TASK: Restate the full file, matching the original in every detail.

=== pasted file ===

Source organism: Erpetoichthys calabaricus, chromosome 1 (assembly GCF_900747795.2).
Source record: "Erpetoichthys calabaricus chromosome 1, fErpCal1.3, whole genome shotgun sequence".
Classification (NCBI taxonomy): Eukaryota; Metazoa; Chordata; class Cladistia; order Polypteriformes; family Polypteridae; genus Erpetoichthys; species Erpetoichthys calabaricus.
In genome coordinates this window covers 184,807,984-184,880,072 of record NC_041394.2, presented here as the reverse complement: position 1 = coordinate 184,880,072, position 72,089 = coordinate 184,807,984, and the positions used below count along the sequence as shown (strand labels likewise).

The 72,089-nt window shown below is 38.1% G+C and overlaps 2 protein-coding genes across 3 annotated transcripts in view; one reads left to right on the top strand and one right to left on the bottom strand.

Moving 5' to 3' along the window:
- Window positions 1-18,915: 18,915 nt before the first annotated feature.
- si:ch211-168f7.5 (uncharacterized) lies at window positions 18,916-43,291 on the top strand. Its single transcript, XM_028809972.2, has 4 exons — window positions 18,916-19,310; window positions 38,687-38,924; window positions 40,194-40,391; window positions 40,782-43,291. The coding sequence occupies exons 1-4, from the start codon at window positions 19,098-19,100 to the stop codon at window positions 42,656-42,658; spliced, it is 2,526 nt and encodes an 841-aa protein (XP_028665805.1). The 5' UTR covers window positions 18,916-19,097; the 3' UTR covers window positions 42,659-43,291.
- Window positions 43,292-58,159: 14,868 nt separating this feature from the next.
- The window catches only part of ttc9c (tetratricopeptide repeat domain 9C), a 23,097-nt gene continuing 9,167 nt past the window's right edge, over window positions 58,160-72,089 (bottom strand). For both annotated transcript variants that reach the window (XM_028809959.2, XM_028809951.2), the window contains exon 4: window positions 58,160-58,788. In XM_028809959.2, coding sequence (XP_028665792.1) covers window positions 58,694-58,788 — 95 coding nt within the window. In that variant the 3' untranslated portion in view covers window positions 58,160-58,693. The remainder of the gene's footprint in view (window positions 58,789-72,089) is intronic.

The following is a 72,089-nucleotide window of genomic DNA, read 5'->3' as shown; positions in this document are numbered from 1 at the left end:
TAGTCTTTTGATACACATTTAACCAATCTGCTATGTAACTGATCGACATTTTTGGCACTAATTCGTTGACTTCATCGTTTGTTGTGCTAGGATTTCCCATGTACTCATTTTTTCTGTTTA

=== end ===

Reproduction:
Source organism: Erpetoichthys calabaricus, chromosome 1 (assembly GCF_900747795.2).
Source record: "Erpetoichthys calabaricus chromosome 1, fErpCal1.3, whole genome shotgun sequence".
Classification (NCBI taxonomy): Eukaryota; Metazoa; Chordata; class Cladistia; order Polypteriformes; family Polypteridae; genus Erpetoichthys; species Erpetoichthys calabaricus.
In genome coordinates this window covers 184,807,984-184,880,072 of record NC_041394.2, presented here as the reverse complement: position 1 = coordinate 184,880,072, position 72,089 = coordinate 184,807,984, and the positions used below count along the sequence as shown (strand labels likewise).

The 72,089-nt window shown below is 38.1% G+C and overlaps 2 protein-coding genes across 3 annotated transcripts in view; one reads left to right on the top strand and one right to left on the bottom strand.

Moving 5' to 3' along the window:
- Window positions 1-18,915: 18,915 nt before the first annotated feature.
- si:ch211-168f7.5 (uncharacterized) lies at window positions 18,916-43,291 on the top strand. Its single transcript, XM_028809972.2, has 4 exons — window positions 18,916-19,310; window positions 38,687-38,924; window positions 40,194-40,391; window positions 40,782-43,291. The coding sequence occupies exons 1-4, from the start codon at window positions 19,098-19,100 to the stop codon at window positions 42,656-42,658; spliced, it is 2,526 nt and encodes an 841-aa protein (XP_028665805.1). The 5' UTR covers window positions 18,916-19,097; the 3' UTR covers window positions 42,659-43,291.
- Window positions 43,292-58,159: 14,868 nt separating this feature from the next.
- The window catches only part of ttc9c (tetratricopeptide repeat domain 9C), a 23,097-nt gene continuing 9,167 nt past the window's right edge, over window positions 58,160-72,089 (bottom strand). For both annotated transcript variants that reach the window (XM_028809959.2, XM_028809951.2), the window contains exon 4: window positions 58,160-58,788. In XM_028809959.2, coding sequence (XP_028665792.1) covers window positions 58,694-58,788 — 95 coding nt within the window. In that variant the 3' untranslated portion in view covers window positions 58,160-58,693. The remainder of the gene's footprint in view (window positions 58,789-72,089) is intronic.

The following is a 72,089-nucleotide window of genomic DNA, read 5'->3' as shown; positions in this document are numbered from 1 at the left end:
TAGTCTTTTGATACACATTTAACCAATCTGCTATGTAACTGATCGACATTTTTGGCACTAATTCGTTGACTTCATCGTTTGTTGTGCTAGGATTTCCCATGTACTCATTTTTTCTGTTTA